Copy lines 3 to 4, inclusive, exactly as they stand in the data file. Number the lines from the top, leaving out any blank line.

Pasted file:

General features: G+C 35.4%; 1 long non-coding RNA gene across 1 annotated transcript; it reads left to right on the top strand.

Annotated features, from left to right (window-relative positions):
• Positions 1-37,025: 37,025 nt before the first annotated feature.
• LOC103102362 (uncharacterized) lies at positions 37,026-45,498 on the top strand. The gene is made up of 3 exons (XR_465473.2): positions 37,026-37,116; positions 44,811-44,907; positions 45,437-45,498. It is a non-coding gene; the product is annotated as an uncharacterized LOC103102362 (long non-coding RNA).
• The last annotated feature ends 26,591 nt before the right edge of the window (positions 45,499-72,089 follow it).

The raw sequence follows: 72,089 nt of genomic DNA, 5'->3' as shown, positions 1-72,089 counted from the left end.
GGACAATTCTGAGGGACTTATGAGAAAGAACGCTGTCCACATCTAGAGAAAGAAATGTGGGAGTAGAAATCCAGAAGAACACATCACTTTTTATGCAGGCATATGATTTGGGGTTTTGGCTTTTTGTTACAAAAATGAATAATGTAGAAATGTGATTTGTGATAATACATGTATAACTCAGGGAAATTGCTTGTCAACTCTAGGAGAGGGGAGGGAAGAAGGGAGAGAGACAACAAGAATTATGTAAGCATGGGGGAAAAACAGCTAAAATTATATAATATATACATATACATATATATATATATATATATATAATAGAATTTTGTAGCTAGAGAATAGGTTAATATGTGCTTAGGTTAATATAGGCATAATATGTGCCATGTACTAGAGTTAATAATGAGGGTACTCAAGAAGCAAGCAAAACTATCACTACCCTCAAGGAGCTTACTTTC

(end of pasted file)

• Positions 1-37,025: 37,025 nt before the first annotated feature.
• LOC103102362 (uncharacterized) lies at positions 37,026-45,498 on the top strand. The gene is made up of 3 exons (XR_465473.2): positions 37,026-37,116; positions 44,811-44,907; positions 45,437-45,498. It is a non-coding gene; the product is annotated as an uncharacterized LOC103102362 (long non-coding RNA).